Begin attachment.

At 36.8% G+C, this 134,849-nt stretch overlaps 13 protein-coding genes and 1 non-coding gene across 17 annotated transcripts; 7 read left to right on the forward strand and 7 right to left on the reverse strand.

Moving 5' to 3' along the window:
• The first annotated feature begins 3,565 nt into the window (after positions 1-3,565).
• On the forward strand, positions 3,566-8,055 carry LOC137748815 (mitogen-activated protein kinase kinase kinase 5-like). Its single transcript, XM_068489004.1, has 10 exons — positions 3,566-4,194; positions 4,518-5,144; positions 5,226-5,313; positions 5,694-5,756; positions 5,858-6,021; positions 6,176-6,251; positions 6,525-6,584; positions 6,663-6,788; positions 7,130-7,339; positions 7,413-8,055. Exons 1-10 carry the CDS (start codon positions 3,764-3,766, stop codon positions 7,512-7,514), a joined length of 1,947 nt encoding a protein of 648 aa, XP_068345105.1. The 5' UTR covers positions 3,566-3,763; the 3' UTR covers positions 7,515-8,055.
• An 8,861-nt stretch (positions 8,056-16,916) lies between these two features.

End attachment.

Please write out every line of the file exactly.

At 36.8% G+C, this 134,849-nt stretch overlaps 13 protein-coding genes and 1 non-coding gene across 17 annotated transcripts; 7 read left to right on the forward strand and 7 right to left on the reverse strand.

Moving 5' to 3' along the window:
• The first annotated feature begins 3,565 nt into the window (after positions 1-3,565).
• On the forward strand, positions 3,566-8,055 carry LOC137748815 (mitogen-activated protein kinase kinase kinase 5-like). Its single transcript, XM_068489004.1, has 10 exons — positions 3,566-4,194; positions 4,518-5,144; positions 5,226-5,313; positions 5,694-5,756; positions 5,858-6,021; positions 6,176-6,251; positions 6,525-6,584; positions 6,663-6,788; positions 7,130-7,339; positions 7,413-8,055. Exons 1-10 carry the CDS (start codon positions 3,764-3,766, stop codon positions 7,512-7,514), a joined length of 1,947 nt encoding a protein of 648 aa, XP_068345105.1. The 5' UTR covers positions 3,566-3,763; the 3' UTR covers positions 7,515-8,055.
• An 8,861-nt stretch (positions 8,056-16,916) lies between these two features.